‘Asia backs 48-team World Cup’
FIFA chief Gianni Infantino on Thursday said Asian countries backed his plan to expand the World Cup to 48 teams -- and added that up to three countries should be allowed to co-host the tournament.
Infantino, speaking after a three-day FIFA summit in Singapore, said Asian football associations "unanimously" supported a larger World Cup, with a "big majority" favouring 48 teams.
Infantino's proposal for a 48-team World Cup in 2026, featuring 16 groups of three, will be submitted to the FIFA Council next month. A 40-team World Cup is also on the table.
"They are very supportive on expanding it. Everyone, unanimously," Infantino told reporters.
"All of them were in favour of an increase and a big, big, big majority were in favour of the 48 teams with the 16 groups of three," he added.
The FIFA Council will vote in Zurich on January 9-10 whether to maintain the current World Cup format of 32 teams, or extend it to 40 or 48.
Under the 16-group format, every qualified team would play at least two games and the top two in each group would then go through to the last 32.
"I like 40 (and) I like 48 with the play-offs because it brings excitement before the group stage," Infantino said.
"But the 16 groups of three means that every game is important. There is no dead rubber. Every game is meaningful, is important."
Asia currently has four designated World Cup berths, with a fifth available via a play-off. The Asian confederation is the world's second biggest with 46 full members.
'Upside for football'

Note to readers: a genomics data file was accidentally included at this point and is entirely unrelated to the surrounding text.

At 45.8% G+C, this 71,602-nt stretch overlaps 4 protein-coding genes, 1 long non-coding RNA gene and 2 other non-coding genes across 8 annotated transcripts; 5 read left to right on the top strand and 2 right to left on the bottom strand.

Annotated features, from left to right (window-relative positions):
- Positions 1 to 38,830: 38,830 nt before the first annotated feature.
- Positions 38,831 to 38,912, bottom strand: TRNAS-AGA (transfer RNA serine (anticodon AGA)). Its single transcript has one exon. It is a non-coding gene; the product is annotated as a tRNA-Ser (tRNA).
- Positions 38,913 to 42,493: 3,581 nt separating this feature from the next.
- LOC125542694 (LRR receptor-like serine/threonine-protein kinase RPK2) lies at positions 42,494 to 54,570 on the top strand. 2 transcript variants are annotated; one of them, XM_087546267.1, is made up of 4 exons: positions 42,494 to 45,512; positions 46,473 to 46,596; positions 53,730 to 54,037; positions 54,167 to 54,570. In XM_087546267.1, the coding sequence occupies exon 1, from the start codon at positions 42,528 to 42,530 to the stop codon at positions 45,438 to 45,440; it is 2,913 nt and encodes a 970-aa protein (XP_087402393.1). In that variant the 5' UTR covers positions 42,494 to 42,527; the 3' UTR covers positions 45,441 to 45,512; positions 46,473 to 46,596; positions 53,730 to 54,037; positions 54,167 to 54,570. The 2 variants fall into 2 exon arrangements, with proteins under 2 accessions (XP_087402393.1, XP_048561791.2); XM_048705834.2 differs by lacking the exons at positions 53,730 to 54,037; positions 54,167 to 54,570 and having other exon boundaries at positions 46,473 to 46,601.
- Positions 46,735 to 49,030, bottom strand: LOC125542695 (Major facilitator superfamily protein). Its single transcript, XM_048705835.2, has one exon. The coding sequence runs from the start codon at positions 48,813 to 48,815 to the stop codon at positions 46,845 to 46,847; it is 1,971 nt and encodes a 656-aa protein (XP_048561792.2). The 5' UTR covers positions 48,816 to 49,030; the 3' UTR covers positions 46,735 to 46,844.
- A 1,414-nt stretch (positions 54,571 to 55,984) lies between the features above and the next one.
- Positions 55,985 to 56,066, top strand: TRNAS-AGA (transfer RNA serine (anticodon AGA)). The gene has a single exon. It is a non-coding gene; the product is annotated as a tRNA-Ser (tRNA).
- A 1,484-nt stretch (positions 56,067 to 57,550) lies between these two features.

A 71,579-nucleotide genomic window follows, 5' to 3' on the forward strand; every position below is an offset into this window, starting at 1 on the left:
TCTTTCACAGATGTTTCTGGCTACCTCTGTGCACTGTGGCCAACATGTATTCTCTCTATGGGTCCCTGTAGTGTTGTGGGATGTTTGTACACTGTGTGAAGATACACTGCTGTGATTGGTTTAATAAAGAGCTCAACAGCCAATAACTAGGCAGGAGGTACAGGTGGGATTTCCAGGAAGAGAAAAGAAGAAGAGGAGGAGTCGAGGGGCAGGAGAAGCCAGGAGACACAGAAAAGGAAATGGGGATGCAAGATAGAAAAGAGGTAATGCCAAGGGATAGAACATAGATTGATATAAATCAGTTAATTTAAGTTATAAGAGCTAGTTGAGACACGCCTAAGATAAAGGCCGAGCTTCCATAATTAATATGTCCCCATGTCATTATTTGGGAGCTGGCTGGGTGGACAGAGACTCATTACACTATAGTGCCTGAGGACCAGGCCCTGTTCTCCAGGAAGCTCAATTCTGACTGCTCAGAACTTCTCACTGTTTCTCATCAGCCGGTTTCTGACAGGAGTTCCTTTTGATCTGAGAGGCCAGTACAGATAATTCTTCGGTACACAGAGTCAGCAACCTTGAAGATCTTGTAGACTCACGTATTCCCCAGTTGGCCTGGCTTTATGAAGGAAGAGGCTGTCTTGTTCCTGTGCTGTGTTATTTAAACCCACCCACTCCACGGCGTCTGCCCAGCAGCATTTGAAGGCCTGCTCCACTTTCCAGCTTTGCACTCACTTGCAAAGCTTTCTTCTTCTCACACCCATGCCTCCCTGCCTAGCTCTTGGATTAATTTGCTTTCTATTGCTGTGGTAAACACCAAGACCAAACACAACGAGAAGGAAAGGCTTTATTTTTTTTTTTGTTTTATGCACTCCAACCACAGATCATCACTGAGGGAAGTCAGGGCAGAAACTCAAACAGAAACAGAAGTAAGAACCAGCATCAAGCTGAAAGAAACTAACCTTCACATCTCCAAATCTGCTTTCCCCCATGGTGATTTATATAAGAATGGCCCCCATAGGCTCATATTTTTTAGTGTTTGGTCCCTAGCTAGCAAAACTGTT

Infantino also said he supported allowing up to three countries to co-host the World Cup, instead of expecting one bidder to provide a dozen stadiums.
Japan and South Korea co-hosted the tournament in 2002 but a World Cup spread across three countries would be unprecedented.
"If a country does need to have 12 stadiums of more than 50,000 spectators but only (has) four, then why shouldn't we allow three countries to join forces, each country four stadiums and have 12 stadiums?" Infantino said.
"That would then fit more in football development strategy... and more countries could participate in the dream of hosting at least one part of the World Cup, so I'm very open to it."
He added that club football would not be affected by an expanded World Cup, and stressed that countries around the globe would reap the benefits of being able to participate.
"There's no downside for the clubs because the calendar is not impacted," he said.
"But there's an upside for football because it allows eight or 16 more teams and more countries and more regions in the world to participate in the competition, which is the World Cup."
Infantino also described his trip to Chapeco in Brazil as "very, very emotional" after he attended a massive funeral for the city's football team, which was all but wiped out in a plane crash.
Asked if there are plans to help rebuild the team, Chapocoense, Infantino said there will be "programmes to help them", without giving any details.